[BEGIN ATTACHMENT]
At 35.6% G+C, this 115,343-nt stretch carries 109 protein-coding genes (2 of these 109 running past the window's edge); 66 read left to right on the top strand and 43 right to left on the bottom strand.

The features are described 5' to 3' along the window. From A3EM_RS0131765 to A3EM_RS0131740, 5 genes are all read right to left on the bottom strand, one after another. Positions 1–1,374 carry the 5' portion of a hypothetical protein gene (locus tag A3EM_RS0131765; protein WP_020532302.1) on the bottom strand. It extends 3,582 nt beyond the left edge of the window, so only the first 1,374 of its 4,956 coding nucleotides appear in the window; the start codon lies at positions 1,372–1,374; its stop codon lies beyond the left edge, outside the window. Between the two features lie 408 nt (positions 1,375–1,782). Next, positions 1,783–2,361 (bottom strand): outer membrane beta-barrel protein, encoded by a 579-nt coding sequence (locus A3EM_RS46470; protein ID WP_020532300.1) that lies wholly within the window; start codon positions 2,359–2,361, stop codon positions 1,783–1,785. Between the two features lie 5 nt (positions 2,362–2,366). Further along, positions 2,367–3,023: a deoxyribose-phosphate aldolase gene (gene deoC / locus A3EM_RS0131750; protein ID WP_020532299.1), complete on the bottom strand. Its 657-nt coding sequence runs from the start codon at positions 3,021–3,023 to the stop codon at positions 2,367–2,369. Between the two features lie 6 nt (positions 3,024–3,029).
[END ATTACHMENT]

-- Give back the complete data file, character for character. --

At 35.6% G+C, this 115,343-nt stretch carries 109 protein-coding genes (2 of these 109 running past the window's edge); 66 read left to right on the top strand and 43 right to left on the bottom strand.

The features are described 5' to 3' along the window. From A3EM_RS0131765 to A3EM_RS0131740, 5 genes are all read right to left on the bottom strand, one after another. Positions 1–1,374 carry the 5' portion of a hypothetical protein gene (locus tag A3EM_RS0131765; protein WP_020532302.1) on the bottom strand. It extends 3,582 nt beyond the left edge of the window, so only the first 1,374 of its 4,956 coding nucleotides appear in the window; the start codon lies at positions 1,372–1,374; its stop codon lies beyond the left edge, outside the window. Between the two features lie 408 nt (positions 1,375–1,782). Next, positions 1,783–2,361 (bottom strand): outer membrane beta-barrel protein, encoded by a 579-nt coding sequence (locus A3EM_RS46470; protein ID WP_020532300.1) that lies wholly within the window; start codon positions 2,359–2,361, stop codon positions 1,783–1,785. Between the two features lie 5 nt (positions 2,362–2,366). Further along, positions 2,367–3,023: a deoxyribose-phosphate aldolase gene (gene deoC / locus A3EM_RS0131750; protein ID WP_020532299.1), complete on the bottom strand. Its 657-nt coding sequence runs from the start codon at positions 3,021–3,023 to the stop codon at positions 2,367–2,369. Between the two features lie 6 nt (positions 3,024–3,029).